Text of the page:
Amway co-founder Rich DeVos addressed the Grand Rapids Economic Club on Monday and said, "If it's free, it's not worth much." That quip was in reference to the Kalamazoo Promise, a charitable program bankrolled by an anonymous benefactor providing college scholarships to graduates of Kalamazoo public schools. Since the advent of that remarkable program, there has been a great deal of curiosity as to why our local tycoons, namely the DeVos and Van Andel families of Amway fame, aren't doing something similar.
After all, if Forbes Magazine estimated correctly just DeVos's fortune, he is netting $8 million a week. That's a heckuva lot of dough, folks. With just one week's cash, DeVos could put 200 kids through college. A couple of months' cash takes care of all the seniors in the G.R. public school system, still leaving DeVos about $300 million in new cash to roll around in every year. Of course, the real question is whether that Amway fortune is a growing pile of cash or the smoke-and-mirrors of P.R. flacks. If it's the latter, then we know why the DeVoses and the Van Andels will never sponsor a Grand Rapids Promise. They can't.
But, of course, the success of the Amway (now Quixtar) scheme is the illusion of great riches that can be had by selling their soap and vitamins and other stuff. That illusion isn't going to be too convincing if the owners of Amway do not appear to be fabulously wealthy themselves. The DeVoses and the Van Andels have put on a good show in that regard, until it comes to the point of "show me the money!" Where is it?
What happened the Van Andel Foundation that supported the Van Andel Institute? Where is the commitment from the Van Andel children to replace the missing foundation funds with the purported fortune they inherited from their father? Why do the Amway billionaires need taxpayer subsidies for their business ventures? Why does DeVos have his share the Orlando Magic in hock to the banks for a quarter billion dollars? Why did he have to sell the debt-encumbered Plaza Towers building for chump change? Why does every public project the DeVoses and Van Andels donate money to end up streaming out cash back them?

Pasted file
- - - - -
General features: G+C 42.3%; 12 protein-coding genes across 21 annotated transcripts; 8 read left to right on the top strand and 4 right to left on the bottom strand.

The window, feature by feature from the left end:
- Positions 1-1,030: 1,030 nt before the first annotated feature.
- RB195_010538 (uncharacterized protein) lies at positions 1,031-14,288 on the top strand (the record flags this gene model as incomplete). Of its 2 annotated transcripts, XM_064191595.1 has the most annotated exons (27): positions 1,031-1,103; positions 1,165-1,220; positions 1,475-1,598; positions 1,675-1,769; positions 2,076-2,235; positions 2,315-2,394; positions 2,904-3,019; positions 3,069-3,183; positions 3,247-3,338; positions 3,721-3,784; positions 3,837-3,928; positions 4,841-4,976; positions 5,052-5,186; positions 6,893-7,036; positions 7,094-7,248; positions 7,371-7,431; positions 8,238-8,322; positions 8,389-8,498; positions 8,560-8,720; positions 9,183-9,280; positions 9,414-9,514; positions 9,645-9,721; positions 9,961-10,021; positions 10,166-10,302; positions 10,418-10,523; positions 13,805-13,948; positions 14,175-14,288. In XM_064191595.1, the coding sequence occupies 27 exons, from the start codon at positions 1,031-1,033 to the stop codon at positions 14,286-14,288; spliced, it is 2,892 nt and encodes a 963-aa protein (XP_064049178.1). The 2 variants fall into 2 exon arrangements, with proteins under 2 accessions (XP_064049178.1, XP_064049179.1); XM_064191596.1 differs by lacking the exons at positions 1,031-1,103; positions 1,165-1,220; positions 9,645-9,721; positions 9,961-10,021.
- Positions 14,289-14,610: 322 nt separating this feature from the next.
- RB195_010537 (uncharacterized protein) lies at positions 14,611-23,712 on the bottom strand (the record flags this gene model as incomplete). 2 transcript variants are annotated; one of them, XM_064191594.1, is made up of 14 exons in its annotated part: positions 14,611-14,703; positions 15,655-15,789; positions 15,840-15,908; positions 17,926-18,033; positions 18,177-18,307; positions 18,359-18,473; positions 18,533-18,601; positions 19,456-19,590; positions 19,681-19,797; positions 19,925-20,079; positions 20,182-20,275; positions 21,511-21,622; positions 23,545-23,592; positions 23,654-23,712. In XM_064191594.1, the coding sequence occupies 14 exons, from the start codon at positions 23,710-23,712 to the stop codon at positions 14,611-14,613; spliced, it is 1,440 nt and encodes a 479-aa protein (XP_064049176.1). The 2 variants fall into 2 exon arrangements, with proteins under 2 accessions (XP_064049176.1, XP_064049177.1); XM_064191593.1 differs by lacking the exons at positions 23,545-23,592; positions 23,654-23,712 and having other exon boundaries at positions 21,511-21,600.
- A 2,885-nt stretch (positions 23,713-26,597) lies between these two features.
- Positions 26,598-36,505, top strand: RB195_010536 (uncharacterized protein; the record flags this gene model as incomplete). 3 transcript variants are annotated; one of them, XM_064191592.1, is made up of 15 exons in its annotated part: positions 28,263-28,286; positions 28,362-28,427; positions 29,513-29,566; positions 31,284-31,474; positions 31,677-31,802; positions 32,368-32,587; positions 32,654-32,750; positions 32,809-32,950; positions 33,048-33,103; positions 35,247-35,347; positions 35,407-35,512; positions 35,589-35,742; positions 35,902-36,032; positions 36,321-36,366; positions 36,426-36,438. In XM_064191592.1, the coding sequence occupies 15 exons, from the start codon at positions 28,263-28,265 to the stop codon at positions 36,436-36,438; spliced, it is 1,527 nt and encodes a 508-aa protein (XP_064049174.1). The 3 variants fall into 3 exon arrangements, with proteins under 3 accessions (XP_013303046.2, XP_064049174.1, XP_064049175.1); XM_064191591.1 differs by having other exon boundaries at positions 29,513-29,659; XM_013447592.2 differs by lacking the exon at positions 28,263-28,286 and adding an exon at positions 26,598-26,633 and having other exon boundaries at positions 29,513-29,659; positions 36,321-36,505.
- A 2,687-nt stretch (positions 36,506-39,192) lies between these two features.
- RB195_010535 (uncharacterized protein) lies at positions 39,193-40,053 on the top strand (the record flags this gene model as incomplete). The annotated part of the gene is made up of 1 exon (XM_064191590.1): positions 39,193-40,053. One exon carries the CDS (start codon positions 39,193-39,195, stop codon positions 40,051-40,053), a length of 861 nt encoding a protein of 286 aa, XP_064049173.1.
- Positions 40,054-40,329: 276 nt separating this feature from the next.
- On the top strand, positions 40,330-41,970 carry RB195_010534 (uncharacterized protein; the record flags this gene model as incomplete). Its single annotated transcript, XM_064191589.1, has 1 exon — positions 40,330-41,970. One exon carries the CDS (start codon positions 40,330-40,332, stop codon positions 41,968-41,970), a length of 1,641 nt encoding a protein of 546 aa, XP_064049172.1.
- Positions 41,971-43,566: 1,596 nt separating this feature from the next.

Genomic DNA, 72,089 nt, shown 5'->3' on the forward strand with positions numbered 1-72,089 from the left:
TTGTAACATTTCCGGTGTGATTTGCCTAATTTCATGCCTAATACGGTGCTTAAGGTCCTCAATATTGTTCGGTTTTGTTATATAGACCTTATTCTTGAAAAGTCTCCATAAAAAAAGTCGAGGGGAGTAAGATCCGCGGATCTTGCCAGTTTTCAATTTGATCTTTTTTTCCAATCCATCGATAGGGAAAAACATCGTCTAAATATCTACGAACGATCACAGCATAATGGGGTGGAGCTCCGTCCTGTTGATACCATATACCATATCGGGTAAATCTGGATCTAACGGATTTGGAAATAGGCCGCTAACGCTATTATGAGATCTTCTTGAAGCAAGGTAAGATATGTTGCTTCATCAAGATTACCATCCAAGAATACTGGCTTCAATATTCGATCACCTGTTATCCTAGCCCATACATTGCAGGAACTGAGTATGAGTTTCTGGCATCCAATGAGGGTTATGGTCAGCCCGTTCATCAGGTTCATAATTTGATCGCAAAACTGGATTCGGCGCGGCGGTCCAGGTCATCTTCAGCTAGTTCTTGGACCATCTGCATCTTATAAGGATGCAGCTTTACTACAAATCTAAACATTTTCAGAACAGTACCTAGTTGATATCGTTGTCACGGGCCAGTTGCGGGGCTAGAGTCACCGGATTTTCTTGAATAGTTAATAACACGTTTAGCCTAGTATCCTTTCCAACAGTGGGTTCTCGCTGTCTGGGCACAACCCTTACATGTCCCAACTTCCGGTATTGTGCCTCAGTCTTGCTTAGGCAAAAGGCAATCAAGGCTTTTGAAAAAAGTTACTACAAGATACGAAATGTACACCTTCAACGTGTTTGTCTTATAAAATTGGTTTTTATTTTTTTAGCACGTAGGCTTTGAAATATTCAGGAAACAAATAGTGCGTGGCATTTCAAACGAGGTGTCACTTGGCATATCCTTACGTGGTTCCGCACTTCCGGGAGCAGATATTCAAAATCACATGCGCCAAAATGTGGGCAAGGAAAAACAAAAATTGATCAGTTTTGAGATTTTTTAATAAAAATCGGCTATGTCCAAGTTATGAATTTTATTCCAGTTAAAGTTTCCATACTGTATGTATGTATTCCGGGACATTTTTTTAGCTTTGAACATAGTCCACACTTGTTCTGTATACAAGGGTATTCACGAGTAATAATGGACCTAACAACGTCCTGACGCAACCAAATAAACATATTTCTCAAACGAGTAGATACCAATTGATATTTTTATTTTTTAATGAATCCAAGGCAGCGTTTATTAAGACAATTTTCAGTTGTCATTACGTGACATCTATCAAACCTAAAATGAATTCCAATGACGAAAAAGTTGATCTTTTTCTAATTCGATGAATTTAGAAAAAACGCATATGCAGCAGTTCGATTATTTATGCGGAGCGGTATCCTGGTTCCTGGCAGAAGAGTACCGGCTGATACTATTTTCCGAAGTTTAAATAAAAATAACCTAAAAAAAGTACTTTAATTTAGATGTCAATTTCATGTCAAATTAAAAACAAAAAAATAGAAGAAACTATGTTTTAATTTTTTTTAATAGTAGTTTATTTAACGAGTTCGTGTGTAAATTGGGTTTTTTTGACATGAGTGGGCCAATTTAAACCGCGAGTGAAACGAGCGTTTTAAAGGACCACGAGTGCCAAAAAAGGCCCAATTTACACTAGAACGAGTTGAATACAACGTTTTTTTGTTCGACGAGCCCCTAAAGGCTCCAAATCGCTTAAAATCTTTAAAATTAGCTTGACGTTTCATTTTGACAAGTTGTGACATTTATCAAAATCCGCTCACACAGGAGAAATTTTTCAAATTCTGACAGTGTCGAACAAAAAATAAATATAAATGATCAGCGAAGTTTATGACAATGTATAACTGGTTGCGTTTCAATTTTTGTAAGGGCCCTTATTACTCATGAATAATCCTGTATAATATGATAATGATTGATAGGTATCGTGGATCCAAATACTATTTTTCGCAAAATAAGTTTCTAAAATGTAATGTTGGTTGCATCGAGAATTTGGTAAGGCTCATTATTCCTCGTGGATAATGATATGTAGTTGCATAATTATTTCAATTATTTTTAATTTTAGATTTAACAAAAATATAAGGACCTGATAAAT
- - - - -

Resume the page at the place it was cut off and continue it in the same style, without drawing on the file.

And, of course, why does DeVos tell the Economic Club that the Kalamazoo Promise is a worthless program? Why does he make the sour joke that kids trapped in wretched urban school districts can earn millions by skipping college and playing NBA basketball? All of these things point to the conclusion that the DeVoses and the Van Andels only pretend to be billionaires, because that hype is critical to sustaining the Amway/Quixtar deception that selling their soap is the path to fame and fortune. Actually, the real Amway Promise is that they'll suck you dry while they dazzle you with the illusion of wealth.
Having run out of marks in the private sector, the Amway clans are having success in re-jiggering their formula to extract cash from taxpayers and charitable donors. It's you, folks, who need to pony up to them. It you who must provide the tax subsidies (new hotel downtown, medical complex on Michigan Street), business franchises (the Van Andel Arena, the DeVos Convention Center), the higher rates for health care (so Spectrum can do its part in subsidizing DeVos's new medical complex), and donations (to pay for the Van Andel Institute now starved of Van Andel family financial support). So forget that nonsense about the DeVoses and Van Andels funding a Grand Rapids Promise. You people just don't understand which direction the cash is supposed to flow in.
[NOTE: I should make clear that I believe no businessman like DeVos is obligated to turn over one dime he earns to charity. He owes you and me, as members of the public, nothing. However, he and his Amway cohorts have opened the door to this scrutiny by putting themselves out as great public benefactors, while in fact reaping substantial benefits from the public. I find dishonesty in this, and that is why I bring attention to these matters. Click here for links to related articles.]